Epoch J2000.0 Equinox J2000.0
|Right ascension||16h 19m 55.07s|
|Declination||−15° 38' 24.8"|
|Apparent magnitude (V)||12.2|
V818 Sco, H 1620-15, 2RE J161955-153824, 1XRS 16170-155, 2A 1616-155, INTEGRAL1 21, RE J1619-153, XSS J16204-1536, 3A 1617-155, INTREF 685, RE J161956-153814, X Sco X-1, 2EUVE J1619-15.6, KOHX 20, SBC7 569, EUVE J1619-15.6, 1M 1617-155, 2U 1617-15, AAVSO 1614-15, 1H 1617-155, 2MASS J16195506-1538250, 3U 1617-15, H 1617-155, 2RE J1619-153, 4U 1617-15.
Scorpius X-1 is an X-ray source located roughly 9000 light years away in the constellation Scorpius. Scorpius X-1 was the first extrasolar X-ray source discovered, and, aside from the Sun, it is the strongest apparent source of X-rays in the sky. The X-ray flux varies day-to-day, and is associated with an optically visible star, V818 Scorpii, that has an apparent magnitude which fluctuates between 12-13.
Discovery and early study
The possible existence of cosmic soft X-rays was first proposed by Bruno Rossi, MIT Professor and Board Chairman of American Science and Engineering in Cambridge, Massachusetts to Martin Annis, President of AS&E. Following his urging, the company obtained a contract from the United States Air Force to explore the lunar surface prior to the launch of astronauts to the moon, and incidentally to perhaps see galactic sources of X-rays.
Subsequently, Scorpius X-1 was discovered in 1962 by a team, under Riccardo Giacconi, who launched an Aerobee 150 sounding rocket carrying a highly sensitive soft X-ray detector designed by Frank Paolini. The rocket trajectory was slightly off course but still detected a significant emission of soft X-rays that were not coming from the moon. Thus fortuitously, and as first pointed out by Frank Paolini, Scorpius X-1 became the first X-ray source discovered outside the Solar System. The angular resolution of the detector did not initially allow the position of Scorpius X-1 to be accurately determined. This led to suggestions that the source might be located near the Galactic center, but it was eventually realized that it lies in the constellation Scorpius. As the first discovered X-ray source in Scorpius, it received the designation Scorpius X-1.
The Aerobee 150 rocket launched on June 12, 1962, detected the first X-rays from another celestial source (Scorpius X-1) at J1950 RA 16h 15m Dec −15.2°. Sco X-1 is a LMXB in which the visual counterpart is V818 Scorpii.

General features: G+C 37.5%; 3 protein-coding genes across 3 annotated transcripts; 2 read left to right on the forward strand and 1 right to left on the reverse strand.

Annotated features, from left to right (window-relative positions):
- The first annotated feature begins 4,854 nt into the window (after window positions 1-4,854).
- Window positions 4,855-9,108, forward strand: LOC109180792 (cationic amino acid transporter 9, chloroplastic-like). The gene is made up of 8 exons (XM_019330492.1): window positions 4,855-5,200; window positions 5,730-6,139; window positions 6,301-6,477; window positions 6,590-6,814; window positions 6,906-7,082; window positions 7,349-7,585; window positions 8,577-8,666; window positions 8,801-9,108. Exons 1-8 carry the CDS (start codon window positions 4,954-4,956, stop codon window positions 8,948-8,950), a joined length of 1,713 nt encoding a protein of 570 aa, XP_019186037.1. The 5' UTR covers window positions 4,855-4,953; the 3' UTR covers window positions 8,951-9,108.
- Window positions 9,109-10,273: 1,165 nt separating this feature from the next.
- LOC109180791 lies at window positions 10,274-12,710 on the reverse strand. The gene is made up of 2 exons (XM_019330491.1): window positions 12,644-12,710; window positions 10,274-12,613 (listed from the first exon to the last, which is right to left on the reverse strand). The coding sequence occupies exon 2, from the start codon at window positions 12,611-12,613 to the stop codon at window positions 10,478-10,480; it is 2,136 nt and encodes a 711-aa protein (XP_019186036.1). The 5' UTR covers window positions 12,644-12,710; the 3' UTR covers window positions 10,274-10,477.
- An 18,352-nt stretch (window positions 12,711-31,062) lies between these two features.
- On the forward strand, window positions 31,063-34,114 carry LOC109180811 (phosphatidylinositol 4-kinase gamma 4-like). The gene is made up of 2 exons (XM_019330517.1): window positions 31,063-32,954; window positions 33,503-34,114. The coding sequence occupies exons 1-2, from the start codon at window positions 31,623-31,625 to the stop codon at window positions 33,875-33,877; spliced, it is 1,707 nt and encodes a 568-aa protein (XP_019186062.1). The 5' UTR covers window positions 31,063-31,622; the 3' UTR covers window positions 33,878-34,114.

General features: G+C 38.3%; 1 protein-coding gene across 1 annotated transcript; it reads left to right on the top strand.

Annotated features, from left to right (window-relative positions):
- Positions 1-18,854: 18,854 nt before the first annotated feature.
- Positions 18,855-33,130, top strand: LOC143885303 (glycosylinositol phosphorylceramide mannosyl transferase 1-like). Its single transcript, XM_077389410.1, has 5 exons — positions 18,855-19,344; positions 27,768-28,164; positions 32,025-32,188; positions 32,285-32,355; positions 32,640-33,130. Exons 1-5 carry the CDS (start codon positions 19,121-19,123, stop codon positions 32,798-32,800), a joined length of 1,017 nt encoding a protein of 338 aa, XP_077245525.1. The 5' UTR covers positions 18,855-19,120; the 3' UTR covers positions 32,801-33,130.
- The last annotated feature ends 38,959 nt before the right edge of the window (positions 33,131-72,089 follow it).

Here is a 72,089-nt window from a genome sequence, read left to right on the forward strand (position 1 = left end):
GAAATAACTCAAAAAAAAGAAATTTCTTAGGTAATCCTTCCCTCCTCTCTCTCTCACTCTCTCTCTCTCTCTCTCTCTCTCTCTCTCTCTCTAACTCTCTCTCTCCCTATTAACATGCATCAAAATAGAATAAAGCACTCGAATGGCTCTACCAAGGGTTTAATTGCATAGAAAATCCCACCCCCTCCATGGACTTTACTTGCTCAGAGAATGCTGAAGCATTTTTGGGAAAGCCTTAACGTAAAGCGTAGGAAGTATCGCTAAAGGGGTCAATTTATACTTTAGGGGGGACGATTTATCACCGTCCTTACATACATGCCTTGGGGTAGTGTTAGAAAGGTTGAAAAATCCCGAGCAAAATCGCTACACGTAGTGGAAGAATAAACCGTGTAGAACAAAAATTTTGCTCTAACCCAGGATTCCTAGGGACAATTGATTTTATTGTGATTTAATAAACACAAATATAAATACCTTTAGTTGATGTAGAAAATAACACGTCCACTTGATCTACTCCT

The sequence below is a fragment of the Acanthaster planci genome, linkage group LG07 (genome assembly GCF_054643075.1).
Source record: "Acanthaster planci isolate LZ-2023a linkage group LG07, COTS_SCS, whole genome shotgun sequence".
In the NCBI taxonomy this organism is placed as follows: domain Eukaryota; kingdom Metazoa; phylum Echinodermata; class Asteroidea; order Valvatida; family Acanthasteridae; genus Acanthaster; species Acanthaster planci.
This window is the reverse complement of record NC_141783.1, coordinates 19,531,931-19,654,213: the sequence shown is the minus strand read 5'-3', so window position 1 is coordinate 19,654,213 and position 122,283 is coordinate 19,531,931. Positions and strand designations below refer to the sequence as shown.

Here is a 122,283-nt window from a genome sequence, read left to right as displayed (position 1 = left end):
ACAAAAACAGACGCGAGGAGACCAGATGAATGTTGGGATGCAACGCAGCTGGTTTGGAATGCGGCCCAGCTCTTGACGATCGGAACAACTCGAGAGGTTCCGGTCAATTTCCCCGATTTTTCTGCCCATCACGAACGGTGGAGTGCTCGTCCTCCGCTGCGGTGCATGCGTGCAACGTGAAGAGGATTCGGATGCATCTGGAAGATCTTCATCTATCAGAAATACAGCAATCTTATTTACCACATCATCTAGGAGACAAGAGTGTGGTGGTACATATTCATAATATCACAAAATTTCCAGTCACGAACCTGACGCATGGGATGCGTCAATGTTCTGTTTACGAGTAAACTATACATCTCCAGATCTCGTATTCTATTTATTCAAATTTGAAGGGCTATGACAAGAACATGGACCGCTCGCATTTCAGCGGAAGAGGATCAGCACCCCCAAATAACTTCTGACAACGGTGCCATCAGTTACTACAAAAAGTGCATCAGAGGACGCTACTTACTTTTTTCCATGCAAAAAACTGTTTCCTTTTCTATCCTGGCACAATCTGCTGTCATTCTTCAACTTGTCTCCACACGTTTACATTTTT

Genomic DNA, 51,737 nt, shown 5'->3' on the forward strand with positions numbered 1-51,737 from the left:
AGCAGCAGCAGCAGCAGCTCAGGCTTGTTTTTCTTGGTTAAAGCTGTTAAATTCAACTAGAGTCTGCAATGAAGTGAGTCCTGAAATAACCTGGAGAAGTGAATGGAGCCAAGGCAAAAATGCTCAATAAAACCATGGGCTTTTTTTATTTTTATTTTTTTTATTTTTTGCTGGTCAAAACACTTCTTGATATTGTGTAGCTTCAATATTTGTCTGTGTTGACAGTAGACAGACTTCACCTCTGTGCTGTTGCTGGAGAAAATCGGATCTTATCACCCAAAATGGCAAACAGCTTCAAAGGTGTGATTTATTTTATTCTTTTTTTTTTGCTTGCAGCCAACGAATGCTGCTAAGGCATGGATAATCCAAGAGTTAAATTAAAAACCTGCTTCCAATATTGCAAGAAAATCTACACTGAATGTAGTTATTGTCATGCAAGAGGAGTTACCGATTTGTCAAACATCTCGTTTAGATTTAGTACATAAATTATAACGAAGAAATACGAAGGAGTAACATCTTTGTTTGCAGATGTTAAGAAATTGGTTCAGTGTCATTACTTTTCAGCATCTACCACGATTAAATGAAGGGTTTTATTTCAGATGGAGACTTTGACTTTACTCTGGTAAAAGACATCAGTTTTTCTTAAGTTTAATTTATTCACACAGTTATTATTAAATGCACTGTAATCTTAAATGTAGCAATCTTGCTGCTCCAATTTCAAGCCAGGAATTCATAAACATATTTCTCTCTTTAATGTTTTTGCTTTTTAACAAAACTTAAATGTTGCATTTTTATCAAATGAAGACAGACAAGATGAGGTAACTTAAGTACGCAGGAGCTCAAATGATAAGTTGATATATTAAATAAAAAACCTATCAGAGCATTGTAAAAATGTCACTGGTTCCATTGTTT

Historical footnote: "The instrumentation had been designed for an attempt to observe X-rays from the moon and was not equipped with collimation to restrict the field of view narrowly. As a result, the signal was very broad, and accurate definition of the size and position of the source was not possible. A similar experiment was repeated in October 1962 when the galactic center was below the horizon and the strong source was not present. A third attempt, in June 1963, verified the results of the June 1962 flight." The Galactic Center is < 20° RA and < 20° Dec from Sco X-1, the two X-ray sources are separated by ~20° of arc and may not have been resolvable in the June 1962 flight.
In 1967 (before the discovery of pulsars), Iosif Shklovsky examined X-ray and optical observations of Scorpius X-1 and correctly concluded that the radiation comes from a neutron star accreting matter from a companion.
Its X-ray output is 2.3×1031 W, about 60,000 times the total luminosity of the Sun. Scorpius X-1 shows regular variations of up to 1 magnitude in its intensity, with a period of around 18.9 hours. The source varies irregularly in optical wavelengths as well, but these changes are not correlated with the X-ray variations. Scorpius X-1 itself is a neutron star whose intense gravity draws material off this companion into an accretion disk, where it ultimately falls onto the surface, releasing a tremendous amount of energy. As this stellar material accelerates in Scorpius X-1's gravitational field, X-rays are emitted. The measured luminosity for Scorpius X-1 is consistent with a neutron star which is accreting matter at its Eddington limit.
This system is classified as a low-mass X-ray binary; the neutron star is roughly 1.4 solar masses, while the donor star is only 0.42 solar masses. The two stars were probably not born together; recent research suggests that the binary may have been formed by a close encounter inside a globular cluster.
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- Giacconi, R.; Gursky, H.; Paolini, F.R.; Rossi, B.B. (1962). "Evidence for X-rays from sources outside the solar system". Phys. Rev. Lett. 9 (11): 439–443. Bibcode:1962PhRvL...9..439G. doi:10.1103/PhysRevLett.9.439.
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- Bowyer S; Byram ET; Chubb TA; Friedman H (1965). Steinberg JL (ed.). "Observational results of X-ray astronomy". Astronomical Observations from Space Vehicles, Proceedings from Symposium No. 23 Held in Liege, Belgium, 17 to 20 August 1964. International Astronomical Union. 23: 227–39. Bibcode:1965IAUS...23..227B.
- Shklovsky, I.S. (April 1967). "On the Nature of the Source of X-Ray Emission of SCO XR-1". Astrophys. J. 148 (1): L1–L4. Bibcode:1967ApJ...148L...1S. doi:10.1086/180001.
- Steeghs, D.; Casares, J. (2002). "The Mass Donor of Scorpius X-1 Revealed". The Astrophysical Journal. 568 (1): 273–278. arXiv:astro-ph/0107343. Bibcode:2002ApJ...568..273S. doi:10.1086/339224.
- Mirabel, I. F.; Rodrogues, I. (2003). "The origin of Scorpius X-1". Astronomy and Astrophysics. 398 (3): L25–L28. arXiv:astro-ph/0301580. Bibcode:2003A&A...398L..25M. doi:10.1051/0004-6361:20021767.